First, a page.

So, I have a fair bit of work to do it seems, If I am to whip this module into shape. But first, let’s set some parameters for “improvement.” Firstly, I am going to work within the bounds of Bryce’s contest guidelines, I.E. that the adventure features nine rooms, and fits on 8 or less pages. This is despite my intense desire to say “screw you, it’s my module and I’ll do what I want” and make it ten times bigger than the original. That would defeat the purpose of this exercise, which is demonstrating that since allowing Wavestone Keep out into the light of day, I have refined not only my layout skills, but adventure design. 9 rooms is plenty for a dungeon targeted at level 1-2 OSE characters after all.
Also, the original deadline was 3 weeks from the posting of the article char-broiling Wavestone Keep, which means I will stick to that timeline as well.
Bryce had a lot to say about this dungeon, and I actually largely agree with most of his criticism. In fact, I would likely say the same things and worse about a module written by someone else, but didn’t about mine because well it’s mine. Killing your darlings is hard after all. In light of this, I am going to layout the major issues and my thoughts on them one at a time. (If you would like to read the original article, here it is).
Problem One: Where’s da tower Yo??
Significant umbrage was taken with the lack of an actual keep or tower in this adventure, as well as other issue of external environment, quote:
Look at that tagline. Fear the waves, the tides, the sea itself! A fearsome tower of stone! Note: this adventure doesn’t even have a tower, that’s how AWESOEM it is!. The existence of waves, tides and sea must be extrapolated, allowing the DM to put a bunch of extra time and effort in things, allowing them to exercise their brain muscle!
Seriously, no tower. A cave complex, but no tower. Note the adventure tidal: Wavestone Keep. No keep. At all. Just caves. How’s that for marketing oomph?! Yeah baby, it’s open ended, allowing the DM to fill in the gaps!
The issue of a tower is easily rectified. I can draw a simple tower map and include all the exact same rooms. However, the original idea was that this location was called Wavestone Keep due to the material it was made out of and it’s silhouette against the horizon. It is a floating rock inhabited by Lizardmen after all, and they have little control over. It’s doubtful their raids leave time for more than gathering tasty animals and humanoids to eat. They certainly are not hauling off building materials. Likely I will adjust the location and map slightly some that there is a structure on top of the wavestone lump. Not anything as grand as B2, but still a respectable stone hall, probably 5 to 6 of my nine room budget.
However, the issue of the Waves, Tides, and Sea being overlooked is a huge oversight on my part. The sea should play a huge part in how any party approaches this location. Is the structure affected by tides? How so? Is the sea useful in any way? These are things I completely overlooked in the current version. When developing it, I thought of the sea as two things only, as an approach or escape route. There should more of a nod to the lizardmen tribe likely using the sea as well, for more than just dumping trash. The first inkling I have is to include information on how the structure as a whole drifts, where a party can find themselves if they spend an hour, two, three days, whatever. As well as cleaning up an exterior approach.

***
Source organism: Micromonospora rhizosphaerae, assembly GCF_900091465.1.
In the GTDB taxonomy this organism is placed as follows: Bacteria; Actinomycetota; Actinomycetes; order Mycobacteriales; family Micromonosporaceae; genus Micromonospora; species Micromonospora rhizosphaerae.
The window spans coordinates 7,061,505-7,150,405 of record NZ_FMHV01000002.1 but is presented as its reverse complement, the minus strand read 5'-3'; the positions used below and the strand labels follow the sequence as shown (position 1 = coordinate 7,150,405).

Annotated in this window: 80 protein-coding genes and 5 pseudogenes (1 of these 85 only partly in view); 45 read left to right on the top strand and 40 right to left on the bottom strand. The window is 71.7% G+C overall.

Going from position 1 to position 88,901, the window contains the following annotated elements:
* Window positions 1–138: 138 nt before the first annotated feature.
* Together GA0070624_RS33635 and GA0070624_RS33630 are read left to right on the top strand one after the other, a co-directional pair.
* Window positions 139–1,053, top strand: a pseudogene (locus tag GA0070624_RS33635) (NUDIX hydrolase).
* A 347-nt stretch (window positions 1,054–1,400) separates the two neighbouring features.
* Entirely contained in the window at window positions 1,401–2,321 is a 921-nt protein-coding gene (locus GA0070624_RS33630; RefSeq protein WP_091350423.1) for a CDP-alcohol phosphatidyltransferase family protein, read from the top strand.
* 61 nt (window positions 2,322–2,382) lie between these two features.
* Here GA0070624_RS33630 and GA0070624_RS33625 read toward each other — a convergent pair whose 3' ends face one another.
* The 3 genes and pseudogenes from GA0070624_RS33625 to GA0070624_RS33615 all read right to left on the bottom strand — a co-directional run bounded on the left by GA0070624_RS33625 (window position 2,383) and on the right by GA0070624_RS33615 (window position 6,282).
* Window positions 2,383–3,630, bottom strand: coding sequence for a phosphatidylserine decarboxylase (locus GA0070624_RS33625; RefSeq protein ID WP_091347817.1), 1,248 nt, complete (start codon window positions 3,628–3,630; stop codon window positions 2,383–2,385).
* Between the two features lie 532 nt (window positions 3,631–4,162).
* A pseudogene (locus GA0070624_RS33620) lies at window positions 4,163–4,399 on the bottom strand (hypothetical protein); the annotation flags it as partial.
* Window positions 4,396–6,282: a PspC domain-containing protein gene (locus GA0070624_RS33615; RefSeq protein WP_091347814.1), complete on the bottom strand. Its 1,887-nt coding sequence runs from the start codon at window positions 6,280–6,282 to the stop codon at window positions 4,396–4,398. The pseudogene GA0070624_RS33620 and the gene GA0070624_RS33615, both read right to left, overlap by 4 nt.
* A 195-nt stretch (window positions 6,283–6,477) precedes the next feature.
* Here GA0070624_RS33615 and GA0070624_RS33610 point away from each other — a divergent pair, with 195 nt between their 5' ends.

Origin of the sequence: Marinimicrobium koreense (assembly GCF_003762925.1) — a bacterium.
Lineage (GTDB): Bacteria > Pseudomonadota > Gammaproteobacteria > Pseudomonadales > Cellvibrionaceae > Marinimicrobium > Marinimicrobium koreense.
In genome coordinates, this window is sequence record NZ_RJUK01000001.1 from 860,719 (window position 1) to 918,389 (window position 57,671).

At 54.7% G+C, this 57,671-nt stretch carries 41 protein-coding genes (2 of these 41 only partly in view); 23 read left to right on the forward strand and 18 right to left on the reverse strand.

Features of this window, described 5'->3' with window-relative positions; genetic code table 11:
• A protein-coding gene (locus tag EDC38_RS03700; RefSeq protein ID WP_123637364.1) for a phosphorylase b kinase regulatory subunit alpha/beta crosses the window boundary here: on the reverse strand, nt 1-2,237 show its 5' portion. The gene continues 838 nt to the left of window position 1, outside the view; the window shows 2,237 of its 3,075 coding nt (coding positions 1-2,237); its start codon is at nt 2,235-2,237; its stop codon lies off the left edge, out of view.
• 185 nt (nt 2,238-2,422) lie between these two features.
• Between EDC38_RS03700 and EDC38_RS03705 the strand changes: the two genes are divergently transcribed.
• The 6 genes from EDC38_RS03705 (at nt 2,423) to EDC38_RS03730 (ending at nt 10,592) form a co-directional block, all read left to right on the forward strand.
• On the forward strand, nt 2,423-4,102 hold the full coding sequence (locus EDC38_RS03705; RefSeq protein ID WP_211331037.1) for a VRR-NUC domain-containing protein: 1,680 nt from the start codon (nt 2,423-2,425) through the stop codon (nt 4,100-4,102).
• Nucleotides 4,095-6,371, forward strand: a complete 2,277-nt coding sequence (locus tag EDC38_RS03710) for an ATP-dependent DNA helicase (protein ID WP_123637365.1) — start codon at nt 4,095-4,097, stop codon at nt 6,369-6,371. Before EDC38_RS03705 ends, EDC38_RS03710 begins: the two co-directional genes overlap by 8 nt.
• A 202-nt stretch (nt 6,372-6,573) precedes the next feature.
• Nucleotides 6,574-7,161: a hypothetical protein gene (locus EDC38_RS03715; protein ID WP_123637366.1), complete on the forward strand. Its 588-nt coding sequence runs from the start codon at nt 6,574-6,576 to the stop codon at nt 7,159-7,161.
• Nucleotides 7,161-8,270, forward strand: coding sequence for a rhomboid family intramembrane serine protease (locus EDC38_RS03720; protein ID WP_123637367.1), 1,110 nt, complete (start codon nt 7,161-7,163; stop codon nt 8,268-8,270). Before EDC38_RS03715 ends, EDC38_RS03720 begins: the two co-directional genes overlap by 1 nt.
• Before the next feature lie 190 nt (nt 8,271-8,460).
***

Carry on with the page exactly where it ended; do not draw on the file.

Problem Two: You forgot to design stuff
Wait, wait, back to the 2d10 lizard men! EVERY room is like that, with a variable number of monsters/guards. How’s that for sticking it to man?1 No need to actually put itin, it could be 1 or it could be 10! Masterful game design!
Completely agree, it’s entirely boneheaded to not put hard numbers on most encounters in a dungeon. This ended up this way because I had no idea what I was doing, and the dice worked fine in play testing, so why wouldn’t it be fine? I know better now.
Problem Three: Description please
“Crumbly natural cabe, stone floor littered with detritus.” Thrill at that terse description motherfuckers! Fuck your evocative writing! This adventure don’t need it!
Room after room like this. All nine of them. With variable monsters. With a short description tat says nothing. With DM text that elaborates on nothing but what there is to stab. Sadly, there’s no details on how many egg clusters there are on the nesting room, or what lizard men eggs taste like.
This is also a fair and accurate criticism. My descriptive writing sucked. I admit to being suckered into the OSE standard of terse, bullet pointed descriptions. However, having run more adventures using that format and reading the writings of my betters I now also detest this format. More prose and evocative descriptions will be included in the new edition.
It seems this module failed on every metric possible for dungeon design. It was not very cohesive, didn’t live up to the fearsome marketing tag line I gave it. It had no cohesion and design or thoughtfulness in encounter design. Worst of all, it’s simply boring and dry. It seems I have my work cut out for me in the three weeks ahead. The next article will be a first draft, after that I plan to post a play log of the play test sessions. One solo play, and one with actual players (scary). After that, final revisions and then I don’t know what. Anyway, that’s all for now.